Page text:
Likewise, we could roll forward one year and a few days to July 2, 1863 and consider several other batteries in tight situations using canister… some also employing double canister without sponging to speed the delivery.  But in all those cases we see a common underlying factor.  Like Thompson’s battery the year before, Captain James E. Smith’s 4th New York was not deployed on the Devil’s Den for the purpose of spewing canister at close range.  Rather it was placed with the intent to keep the Confederates off ground approaching the position.  Circumstances played out differently, as we well know.

Accounts from July 2 are filled with artillerists reporting canister at close range.  But that was an exceptional use on an exceptional day.  We need only say the words “Peach Orchard” and “Dan Sickles” to rejuvenate a 150 year old discussion of plans gone awry. You see, it was more exception than the rule that batteries would be “hard pressed” into self-defense using canister. Rather more often batteries would be employed to do as the artillery chief envisioned over longer ranges.  As such, the artillerists would accomplish their mission with shot, shell, and case. And, by design, that is what made up nearly 90% of the ammunition on hand.

(Citations, other than those linked above, are from  – Paddy Griffith, Battle Tactics of the Civil War, New Haven: Yale University Press, 1989, Page 170; John Gibbon, Artillerist’s Manual, new York: D. Van Nostrand, 1863, page 359; OR, Series I, Volume 11, Part II, Serial 13, page 172.)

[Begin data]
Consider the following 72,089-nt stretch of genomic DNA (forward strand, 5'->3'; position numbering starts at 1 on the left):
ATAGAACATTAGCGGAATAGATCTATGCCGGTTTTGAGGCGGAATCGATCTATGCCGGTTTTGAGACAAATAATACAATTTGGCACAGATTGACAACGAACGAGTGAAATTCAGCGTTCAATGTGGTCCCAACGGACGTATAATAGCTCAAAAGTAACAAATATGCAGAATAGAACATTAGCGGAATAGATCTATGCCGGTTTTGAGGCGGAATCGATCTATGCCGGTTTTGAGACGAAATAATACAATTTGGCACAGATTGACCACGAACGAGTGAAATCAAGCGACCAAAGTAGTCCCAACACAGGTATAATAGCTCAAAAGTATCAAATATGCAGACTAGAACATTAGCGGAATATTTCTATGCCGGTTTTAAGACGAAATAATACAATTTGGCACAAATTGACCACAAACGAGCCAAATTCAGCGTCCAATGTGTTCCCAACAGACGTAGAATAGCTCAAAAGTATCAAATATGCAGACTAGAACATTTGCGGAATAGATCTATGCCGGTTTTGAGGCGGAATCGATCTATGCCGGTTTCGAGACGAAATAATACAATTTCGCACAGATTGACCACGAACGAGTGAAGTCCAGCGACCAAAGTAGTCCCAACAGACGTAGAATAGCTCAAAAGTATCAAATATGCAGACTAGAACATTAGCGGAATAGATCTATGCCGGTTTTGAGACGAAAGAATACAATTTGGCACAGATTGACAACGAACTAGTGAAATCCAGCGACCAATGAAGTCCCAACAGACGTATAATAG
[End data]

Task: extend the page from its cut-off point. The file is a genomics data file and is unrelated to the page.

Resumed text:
Fortification Friday: Inundations – the wet obstacle

Some might contend the study of fortifications is a dry subject.  No so!  Not at all!  In fact, there is one form of obstacle which is all wet – the inundation.  The basic idea for an inundation was to employ water as a barrier against enemy movement.  Unless possessing some form of divine powers, the attacker could not charge through such a water barrier.  And nobody wants to attack a parapet wearing wet wool uniforms!

Certainly, a river, lake, or other large body of water would make a significant obstacle.  But let us consider those obstacles to maneuver or approach to the fortification.  If you will, an obstacle at the “macro” level.  And, yes these would prevent the enemy from getting near the fort from one or more directions.  However, for purposes of constructing a field fortification, we are looking more to the “micro” level.  Thus the need is an obstacle that would break up an attack directly on the fort.  Rarely will nature provide the perfect water feature – a pond, swamp, creek, or other – to form such an obstacle.  Often for that purpose, we would need to modify the natural water drainage in a manner to create the desired inundation.  Mahan summarized this sort of obstacle as such:

Inundations. This obstacle is formed by damming back a shallow water-course, so as to make it overflow its valley. To be effective, an inundation should be six feet deep. When this depth cannot be procured, trous-de-loup, or else short ditches, placed in a quincunx order, are dug, and the whole is covered with a sheet of water, which, at the ditches, must be at least six feet in depth.